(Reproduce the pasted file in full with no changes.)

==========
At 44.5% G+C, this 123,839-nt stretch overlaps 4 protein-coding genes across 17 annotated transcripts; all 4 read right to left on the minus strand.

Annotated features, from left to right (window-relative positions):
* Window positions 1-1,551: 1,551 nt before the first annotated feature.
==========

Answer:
At 44.5% G+C, this 123,839-nt stretch overlaps 4 protein-coding genes across 17 annotated transcripts; all 4 read right to left on the minus strand.

Annotated features, from left to right (window-relative positions):
* Window positions 1-1,551: 1,551 nt before the first annotated feature.